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Book Review – Pane and Suffering by Cheryl Hollon

Posted by mcm0704 on October 11, 2015 |

Pane&SufferingCoverPane and Suffering

Cheryl Hollon

File Size: 945 KB
Print Length: 320 pages
Publisher: Kensington (September 29, 2015)
Sold by: Amazon Digital Services, Inc.
Language: English
ASIN: B00RRT32HK

 

Book Blurb: Savanna Webb returns to her hometown to bury her father, John Webb, and sell his glass blowing shop to his partner, Hugh Trevor. At first, it’s believed that John suffered a heart attack and died. When Hugh’s dead body is found, and a heart attack is suspected, that raises red flags for Savanna.  Could it be more than a coincidence that two people connected to the shop both die of heart attacks within weeks of each other?

Savannah tries to convince officials that foul play was involved. When it’s determined both men were murdered and Jacob Underwood, John’s talented apprentice, is arrested, Savanna doesn’t believe he did it. With a few of her new acquaintances, she decides to help the police find the real murderer.

Review:  I love stained glass and have several pieces in my home, so I was immediately intrigued by the setting for this story and enjoyed this light cozy mystery. Savanna is an engaging character, and the reader is immediately drawn into her story when her plans to sell the store go awry after her father’s partner is found dead.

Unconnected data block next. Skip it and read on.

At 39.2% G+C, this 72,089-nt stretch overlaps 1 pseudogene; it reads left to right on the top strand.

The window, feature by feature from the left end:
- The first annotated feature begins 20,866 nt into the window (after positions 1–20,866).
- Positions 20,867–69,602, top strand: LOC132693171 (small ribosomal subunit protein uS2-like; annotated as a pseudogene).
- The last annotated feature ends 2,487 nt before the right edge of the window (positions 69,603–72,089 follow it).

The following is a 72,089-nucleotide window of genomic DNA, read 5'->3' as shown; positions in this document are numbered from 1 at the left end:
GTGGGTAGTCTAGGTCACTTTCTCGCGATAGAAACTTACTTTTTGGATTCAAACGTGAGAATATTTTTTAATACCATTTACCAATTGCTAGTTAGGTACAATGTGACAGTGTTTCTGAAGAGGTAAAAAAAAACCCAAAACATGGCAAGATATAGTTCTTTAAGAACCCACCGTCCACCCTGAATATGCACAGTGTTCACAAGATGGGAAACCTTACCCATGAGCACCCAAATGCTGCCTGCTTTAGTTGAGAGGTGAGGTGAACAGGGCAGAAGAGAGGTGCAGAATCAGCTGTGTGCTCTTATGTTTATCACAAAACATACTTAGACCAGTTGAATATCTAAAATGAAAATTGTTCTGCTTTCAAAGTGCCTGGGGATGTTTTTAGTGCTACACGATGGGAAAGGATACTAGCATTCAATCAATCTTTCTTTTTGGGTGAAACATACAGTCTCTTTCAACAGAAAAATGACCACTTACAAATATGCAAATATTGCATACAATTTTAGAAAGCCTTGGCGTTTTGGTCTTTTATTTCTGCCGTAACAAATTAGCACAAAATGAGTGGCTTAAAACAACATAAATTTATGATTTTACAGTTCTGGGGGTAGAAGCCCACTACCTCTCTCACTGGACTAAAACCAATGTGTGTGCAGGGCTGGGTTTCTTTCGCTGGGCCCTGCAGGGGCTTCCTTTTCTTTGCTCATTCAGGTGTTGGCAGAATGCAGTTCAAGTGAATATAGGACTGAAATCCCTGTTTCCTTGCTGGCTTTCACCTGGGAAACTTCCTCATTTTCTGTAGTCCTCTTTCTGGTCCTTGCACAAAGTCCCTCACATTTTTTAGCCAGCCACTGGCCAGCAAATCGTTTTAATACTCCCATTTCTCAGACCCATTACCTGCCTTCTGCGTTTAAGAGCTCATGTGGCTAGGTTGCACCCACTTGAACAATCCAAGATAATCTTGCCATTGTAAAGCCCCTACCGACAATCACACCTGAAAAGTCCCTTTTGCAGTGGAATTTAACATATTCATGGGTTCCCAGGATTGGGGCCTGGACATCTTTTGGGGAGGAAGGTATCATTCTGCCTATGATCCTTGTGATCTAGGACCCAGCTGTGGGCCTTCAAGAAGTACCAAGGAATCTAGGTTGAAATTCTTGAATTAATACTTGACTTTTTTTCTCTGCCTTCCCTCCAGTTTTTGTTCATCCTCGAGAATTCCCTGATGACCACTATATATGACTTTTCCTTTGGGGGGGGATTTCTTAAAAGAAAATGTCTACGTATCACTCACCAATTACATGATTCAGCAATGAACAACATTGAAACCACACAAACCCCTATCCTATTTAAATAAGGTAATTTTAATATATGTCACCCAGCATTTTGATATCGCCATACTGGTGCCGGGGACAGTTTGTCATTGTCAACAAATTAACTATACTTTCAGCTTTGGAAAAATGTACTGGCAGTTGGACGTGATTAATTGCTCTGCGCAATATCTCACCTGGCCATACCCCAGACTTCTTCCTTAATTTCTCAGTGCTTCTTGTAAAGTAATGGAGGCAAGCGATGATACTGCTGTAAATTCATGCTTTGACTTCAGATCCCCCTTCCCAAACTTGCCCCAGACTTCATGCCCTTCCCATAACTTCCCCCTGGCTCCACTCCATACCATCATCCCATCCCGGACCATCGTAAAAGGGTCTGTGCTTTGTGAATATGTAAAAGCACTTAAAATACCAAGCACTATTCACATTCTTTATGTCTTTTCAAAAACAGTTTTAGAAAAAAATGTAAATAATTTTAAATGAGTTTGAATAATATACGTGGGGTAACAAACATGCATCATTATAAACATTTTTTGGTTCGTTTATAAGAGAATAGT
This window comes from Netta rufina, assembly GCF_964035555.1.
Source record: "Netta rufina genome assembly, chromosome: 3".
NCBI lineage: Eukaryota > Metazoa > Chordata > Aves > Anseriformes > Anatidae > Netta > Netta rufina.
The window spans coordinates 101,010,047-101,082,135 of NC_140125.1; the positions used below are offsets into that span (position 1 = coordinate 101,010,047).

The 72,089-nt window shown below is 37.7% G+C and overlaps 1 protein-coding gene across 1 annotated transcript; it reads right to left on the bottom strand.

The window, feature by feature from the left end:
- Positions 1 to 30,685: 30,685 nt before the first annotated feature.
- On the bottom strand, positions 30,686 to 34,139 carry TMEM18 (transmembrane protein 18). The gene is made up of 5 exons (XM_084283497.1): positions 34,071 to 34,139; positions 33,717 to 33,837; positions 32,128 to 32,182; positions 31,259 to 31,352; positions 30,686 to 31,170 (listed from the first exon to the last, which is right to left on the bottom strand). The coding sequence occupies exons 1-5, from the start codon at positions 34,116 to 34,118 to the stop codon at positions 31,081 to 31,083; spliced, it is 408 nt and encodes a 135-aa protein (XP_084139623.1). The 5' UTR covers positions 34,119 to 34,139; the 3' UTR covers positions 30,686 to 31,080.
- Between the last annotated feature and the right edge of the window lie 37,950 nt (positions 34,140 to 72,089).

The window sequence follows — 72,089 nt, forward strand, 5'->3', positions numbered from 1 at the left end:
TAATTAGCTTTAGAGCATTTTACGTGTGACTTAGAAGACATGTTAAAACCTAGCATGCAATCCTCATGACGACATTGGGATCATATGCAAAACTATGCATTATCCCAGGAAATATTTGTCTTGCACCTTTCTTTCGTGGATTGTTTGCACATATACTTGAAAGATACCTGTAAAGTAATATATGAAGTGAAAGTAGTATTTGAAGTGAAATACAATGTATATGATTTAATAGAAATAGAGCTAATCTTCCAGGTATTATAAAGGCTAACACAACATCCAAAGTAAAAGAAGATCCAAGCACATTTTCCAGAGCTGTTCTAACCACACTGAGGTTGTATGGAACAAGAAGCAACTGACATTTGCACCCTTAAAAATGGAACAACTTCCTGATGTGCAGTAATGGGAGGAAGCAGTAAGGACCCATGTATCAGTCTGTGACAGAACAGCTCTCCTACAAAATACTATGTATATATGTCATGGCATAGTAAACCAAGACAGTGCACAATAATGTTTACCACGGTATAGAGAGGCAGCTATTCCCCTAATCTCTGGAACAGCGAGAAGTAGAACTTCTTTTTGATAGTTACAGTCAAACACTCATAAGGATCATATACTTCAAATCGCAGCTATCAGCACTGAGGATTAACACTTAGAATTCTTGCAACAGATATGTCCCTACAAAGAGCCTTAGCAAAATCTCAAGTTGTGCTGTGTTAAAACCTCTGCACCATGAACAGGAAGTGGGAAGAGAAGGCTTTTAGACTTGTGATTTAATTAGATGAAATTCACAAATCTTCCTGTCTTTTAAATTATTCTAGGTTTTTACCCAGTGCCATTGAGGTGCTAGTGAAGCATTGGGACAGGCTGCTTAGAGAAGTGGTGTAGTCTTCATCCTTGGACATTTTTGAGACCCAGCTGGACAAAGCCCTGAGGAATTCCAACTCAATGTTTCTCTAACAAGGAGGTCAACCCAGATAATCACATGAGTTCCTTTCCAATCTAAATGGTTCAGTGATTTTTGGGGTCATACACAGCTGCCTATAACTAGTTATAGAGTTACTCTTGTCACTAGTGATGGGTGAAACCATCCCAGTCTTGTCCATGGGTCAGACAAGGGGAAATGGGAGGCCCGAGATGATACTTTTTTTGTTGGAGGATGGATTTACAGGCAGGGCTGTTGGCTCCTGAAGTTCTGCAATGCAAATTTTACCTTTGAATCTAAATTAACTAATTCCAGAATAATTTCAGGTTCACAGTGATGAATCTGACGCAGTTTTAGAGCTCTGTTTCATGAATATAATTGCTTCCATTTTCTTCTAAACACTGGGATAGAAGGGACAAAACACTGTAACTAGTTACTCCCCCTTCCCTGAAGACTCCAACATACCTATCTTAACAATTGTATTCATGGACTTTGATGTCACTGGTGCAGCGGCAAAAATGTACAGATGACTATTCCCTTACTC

For the most part, the story flows well, although I thought we didn’t need so much detail about glass-work and the various classes at the shop with all the information about each student. My attention was lagging through some of that, and I thought the story picked up my interest more when the investigation took off, and I started trying to determine who the killer might be along with Savanna and her friends.

The characters were all people I could like, especially Savannah, Amanda, and Edward, and I enjoyed the humor that Savanna displayed. I appreciate a character who can laugh at herself.

Jacob was another well-drawn character, and I thought his Asperger’s was handled with respect and consideration.

The mystery did keep me guessing, and I liked the way the clues were discovered through something Savanna shared with her father, ciphering. And when she started to find the notes he had left, she had just the right balance between her grief and her excitement.

I would recommend this book for everyone who enjoys cozy mysteries, and please come back on Wednesday to meet Cheryl. She will be my Wednesday’s Guest, sharing a bit about finding just the right pub in St. Petersburg for Savanna to meet with her friends.

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